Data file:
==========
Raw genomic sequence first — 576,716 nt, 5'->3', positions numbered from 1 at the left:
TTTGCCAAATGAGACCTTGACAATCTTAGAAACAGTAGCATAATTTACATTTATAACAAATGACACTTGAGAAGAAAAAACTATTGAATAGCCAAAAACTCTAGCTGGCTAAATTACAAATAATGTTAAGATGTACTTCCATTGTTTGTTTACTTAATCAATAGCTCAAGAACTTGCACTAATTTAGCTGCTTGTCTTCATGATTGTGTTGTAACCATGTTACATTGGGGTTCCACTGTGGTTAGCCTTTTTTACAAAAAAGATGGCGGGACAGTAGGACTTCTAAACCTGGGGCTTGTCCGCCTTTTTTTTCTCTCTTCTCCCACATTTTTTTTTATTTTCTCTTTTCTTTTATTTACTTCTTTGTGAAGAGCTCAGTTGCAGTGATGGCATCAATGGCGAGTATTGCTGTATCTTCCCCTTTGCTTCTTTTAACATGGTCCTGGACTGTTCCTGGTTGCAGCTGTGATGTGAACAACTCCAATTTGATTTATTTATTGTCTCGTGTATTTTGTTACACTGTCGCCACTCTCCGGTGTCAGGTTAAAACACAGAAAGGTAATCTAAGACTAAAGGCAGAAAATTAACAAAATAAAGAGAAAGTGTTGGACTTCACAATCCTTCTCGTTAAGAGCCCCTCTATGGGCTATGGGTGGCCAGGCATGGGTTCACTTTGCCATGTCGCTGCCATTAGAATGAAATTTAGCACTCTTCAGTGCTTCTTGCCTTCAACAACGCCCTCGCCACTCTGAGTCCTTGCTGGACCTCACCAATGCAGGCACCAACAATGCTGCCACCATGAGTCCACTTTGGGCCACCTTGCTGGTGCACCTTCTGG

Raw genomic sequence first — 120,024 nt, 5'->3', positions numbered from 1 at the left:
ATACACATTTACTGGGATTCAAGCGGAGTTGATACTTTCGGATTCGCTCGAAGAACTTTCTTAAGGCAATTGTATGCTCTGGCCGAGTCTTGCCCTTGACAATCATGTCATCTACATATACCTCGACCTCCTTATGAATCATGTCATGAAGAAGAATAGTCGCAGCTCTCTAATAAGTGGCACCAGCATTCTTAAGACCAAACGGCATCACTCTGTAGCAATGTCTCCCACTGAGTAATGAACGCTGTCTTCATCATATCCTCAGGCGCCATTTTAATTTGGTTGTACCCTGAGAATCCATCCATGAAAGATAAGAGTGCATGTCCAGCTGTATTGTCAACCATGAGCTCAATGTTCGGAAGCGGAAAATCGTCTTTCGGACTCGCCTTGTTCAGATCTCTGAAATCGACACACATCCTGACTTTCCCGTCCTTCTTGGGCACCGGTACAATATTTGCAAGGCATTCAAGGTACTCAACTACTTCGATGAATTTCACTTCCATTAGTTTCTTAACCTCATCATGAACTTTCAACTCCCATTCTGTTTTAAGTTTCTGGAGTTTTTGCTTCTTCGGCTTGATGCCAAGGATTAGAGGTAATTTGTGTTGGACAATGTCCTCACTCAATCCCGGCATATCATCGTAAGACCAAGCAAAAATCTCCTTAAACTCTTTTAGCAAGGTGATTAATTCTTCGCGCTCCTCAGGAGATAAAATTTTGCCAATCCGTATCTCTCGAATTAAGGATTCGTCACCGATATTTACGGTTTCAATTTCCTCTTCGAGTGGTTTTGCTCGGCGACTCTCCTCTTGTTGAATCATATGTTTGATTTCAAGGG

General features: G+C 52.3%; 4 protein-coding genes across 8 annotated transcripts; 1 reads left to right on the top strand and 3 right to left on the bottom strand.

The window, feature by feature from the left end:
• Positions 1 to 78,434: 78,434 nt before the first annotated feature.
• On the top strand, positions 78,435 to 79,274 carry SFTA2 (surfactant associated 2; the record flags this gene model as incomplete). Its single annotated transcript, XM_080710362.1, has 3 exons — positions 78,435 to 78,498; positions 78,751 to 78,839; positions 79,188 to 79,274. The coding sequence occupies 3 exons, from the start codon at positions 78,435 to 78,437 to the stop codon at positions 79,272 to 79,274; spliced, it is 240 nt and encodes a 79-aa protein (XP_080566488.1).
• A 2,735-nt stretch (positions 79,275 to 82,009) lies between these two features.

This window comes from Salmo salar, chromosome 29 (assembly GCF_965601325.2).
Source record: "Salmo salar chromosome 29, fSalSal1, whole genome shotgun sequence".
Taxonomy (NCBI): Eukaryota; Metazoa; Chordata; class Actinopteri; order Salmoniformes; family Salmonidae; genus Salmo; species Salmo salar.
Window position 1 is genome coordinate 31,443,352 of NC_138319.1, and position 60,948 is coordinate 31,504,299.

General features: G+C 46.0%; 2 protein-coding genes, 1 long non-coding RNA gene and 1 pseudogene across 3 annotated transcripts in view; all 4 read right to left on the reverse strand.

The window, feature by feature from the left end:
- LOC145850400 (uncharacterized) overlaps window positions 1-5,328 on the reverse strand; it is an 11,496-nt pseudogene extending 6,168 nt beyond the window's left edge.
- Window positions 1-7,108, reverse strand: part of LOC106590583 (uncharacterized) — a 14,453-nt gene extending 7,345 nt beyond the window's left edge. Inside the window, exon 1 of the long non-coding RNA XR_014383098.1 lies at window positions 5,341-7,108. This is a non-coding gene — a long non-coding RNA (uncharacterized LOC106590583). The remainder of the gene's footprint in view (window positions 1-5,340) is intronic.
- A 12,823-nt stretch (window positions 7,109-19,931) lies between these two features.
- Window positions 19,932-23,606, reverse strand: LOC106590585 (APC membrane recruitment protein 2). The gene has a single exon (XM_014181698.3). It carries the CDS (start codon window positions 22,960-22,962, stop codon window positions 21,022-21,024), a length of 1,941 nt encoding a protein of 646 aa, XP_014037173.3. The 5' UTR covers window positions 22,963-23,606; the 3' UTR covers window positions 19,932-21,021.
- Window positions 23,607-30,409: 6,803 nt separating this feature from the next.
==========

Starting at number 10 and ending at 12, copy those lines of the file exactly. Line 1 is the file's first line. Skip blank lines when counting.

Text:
This window comes from Salmo salar, chromosome 29 (assembly GCF_965601325.2).
Source record: "Salmo salar chromosome 29, fSalSal1, whole genome shotgun sequence".
Taxonomy (NCBI): Eukaryota; Metazoa; Chordata; class Actinopteri; order Salmoniformes; family Salmonidae; genus Salmo; species Salmo salar.